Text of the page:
PBS will be airing two British period dramas back-to-back on March 31 – in case your Sunday night TV schedule is in need of a boost. Season 2 of Call the Midwife will lead into the two-hour series debut of Mr. Selfridge. The three hour period drama event will begin that night at 8pm EST.
Call the Midwife (starring Jessica Raine, Pam Ferris, and Helen George) is a medical drama set in London’s East End during the 1950s that focuses on the struggles and successes of a group of midwives. At age twenty-two, our narrator Jenny leaves the comforts of home to pursue a career in midwifery. Her job at a convent located within a struggling community serves as the wake-up call of a lifetime as she bears witness to all sorts of lifestyles.
The show, based on the memoirs of Jennifer Worth, explores themes of life, death, emotional integrity, self discovery, poverty, social division, and friendship. The critical acclaim and high viewership of BBC One’s broadcast of the first season was equally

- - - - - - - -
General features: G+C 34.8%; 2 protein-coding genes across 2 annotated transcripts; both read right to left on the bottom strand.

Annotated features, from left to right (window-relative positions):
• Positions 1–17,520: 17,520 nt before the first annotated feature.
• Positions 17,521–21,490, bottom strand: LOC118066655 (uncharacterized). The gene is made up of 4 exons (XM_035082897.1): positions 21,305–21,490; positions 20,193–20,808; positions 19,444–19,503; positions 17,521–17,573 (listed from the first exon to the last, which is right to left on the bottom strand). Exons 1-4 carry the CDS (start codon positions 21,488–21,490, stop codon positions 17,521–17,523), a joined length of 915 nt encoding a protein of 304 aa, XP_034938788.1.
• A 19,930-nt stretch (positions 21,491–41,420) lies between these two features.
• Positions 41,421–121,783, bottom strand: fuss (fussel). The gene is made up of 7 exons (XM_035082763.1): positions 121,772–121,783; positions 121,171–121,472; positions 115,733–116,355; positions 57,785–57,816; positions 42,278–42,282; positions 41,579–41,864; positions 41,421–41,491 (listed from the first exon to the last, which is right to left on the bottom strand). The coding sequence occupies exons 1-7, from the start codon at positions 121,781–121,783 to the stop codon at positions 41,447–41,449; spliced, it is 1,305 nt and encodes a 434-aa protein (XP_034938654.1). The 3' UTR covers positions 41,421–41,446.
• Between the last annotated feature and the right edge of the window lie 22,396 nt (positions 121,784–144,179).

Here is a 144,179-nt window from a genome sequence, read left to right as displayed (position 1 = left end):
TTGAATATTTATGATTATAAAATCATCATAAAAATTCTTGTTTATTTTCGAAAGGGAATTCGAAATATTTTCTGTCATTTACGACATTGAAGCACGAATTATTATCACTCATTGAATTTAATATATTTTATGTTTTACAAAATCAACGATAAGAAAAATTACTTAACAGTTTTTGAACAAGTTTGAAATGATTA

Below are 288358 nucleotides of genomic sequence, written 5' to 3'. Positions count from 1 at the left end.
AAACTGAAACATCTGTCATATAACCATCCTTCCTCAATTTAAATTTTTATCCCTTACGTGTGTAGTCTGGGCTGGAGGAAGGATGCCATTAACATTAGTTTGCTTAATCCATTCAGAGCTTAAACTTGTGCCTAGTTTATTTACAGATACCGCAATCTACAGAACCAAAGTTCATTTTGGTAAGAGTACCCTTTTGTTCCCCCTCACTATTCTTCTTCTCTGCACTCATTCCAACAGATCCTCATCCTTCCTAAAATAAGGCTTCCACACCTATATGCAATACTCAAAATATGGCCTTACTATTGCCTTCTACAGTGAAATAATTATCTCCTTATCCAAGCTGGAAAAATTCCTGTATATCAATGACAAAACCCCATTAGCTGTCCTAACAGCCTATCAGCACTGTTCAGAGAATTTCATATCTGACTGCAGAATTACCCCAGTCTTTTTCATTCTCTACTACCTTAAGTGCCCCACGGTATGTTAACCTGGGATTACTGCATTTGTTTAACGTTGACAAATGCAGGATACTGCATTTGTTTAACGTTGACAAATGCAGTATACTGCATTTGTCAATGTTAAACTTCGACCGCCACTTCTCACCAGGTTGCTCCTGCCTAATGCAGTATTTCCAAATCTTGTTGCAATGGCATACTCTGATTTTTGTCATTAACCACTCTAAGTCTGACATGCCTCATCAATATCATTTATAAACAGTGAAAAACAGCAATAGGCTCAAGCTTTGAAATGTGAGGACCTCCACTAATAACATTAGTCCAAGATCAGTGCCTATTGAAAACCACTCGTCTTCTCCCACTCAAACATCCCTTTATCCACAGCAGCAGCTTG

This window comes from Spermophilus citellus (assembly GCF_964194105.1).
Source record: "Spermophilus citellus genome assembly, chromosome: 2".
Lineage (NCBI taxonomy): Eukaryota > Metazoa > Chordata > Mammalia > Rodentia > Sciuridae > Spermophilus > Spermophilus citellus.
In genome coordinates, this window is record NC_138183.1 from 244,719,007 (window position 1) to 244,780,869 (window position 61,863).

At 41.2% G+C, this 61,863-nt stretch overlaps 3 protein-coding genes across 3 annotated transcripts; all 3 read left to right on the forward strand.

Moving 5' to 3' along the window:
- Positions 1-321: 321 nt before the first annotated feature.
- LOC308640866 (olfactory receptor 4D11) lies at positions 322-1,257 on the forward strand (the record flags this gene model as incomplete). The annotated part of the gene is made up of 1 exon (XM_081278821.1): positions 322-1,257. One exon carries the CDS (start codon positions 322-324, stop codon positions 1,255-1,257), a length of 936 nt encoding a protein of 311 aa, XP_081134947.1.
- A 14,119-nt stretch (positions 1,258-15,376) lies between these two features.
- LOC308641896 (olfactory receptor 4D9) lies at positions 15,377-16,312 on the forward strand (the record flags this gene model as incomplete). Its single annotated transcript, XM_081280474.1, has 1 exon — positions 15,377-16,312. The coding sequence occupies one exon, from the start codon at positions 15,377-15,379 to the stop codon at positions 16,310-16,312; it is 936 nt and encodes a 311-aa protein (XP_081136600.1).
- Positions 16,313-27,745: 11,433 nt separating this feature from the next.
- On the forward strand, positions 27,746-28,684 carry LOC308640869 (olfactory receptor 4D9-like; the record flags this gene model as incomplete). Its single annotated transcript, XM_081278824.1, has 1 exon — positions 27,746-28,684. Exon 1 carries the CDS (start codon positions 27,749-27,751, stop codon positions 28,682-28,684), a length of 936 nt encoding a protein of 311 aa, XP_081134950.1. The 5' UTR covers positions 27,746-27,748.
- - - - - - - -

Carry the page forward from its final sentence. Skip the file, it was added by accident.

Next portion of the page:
matched when aired on PBS Masterpiece last autumn.
According to PBS.org, “Season 2 stays true to the show’s roots — viewers can expect to see more births, babies and bicycling, plus blossoming romance from an unexpected quarter.”
If you missed Season 1 you can check your local listings, as it is being re-broadcast in some areas. The DVD is also available through amazon.com. Fun fact: Vanessa Redgrave provides the voiceover for the older Jenny’s commentary on events.
The return of Call the Midwife is likely to keep curious viewers lingering by their screen for the series premiere of iTV’s Mr. Selfridge. This new drama – set in London at the turn of the twentieth century – focuses on the life and times of Henry Gordon Selfridge, the American founder of British department store Selfridge’s. Jeremy Piven (Entourage) plays Selfridge himself, alongside Frances O’Connor as Mrs. Selfridge. Expect character-driven plotlines chronicling the ambition and cunning of a retail tycoon amidst a time of social change for women.
Both shows will transport you to another place and time, the way a quality British period drama should. And what better way to launch into Spring than with some escapist British telly?
Set your DVRs now for the PBS Masterpiece lineup on March 31.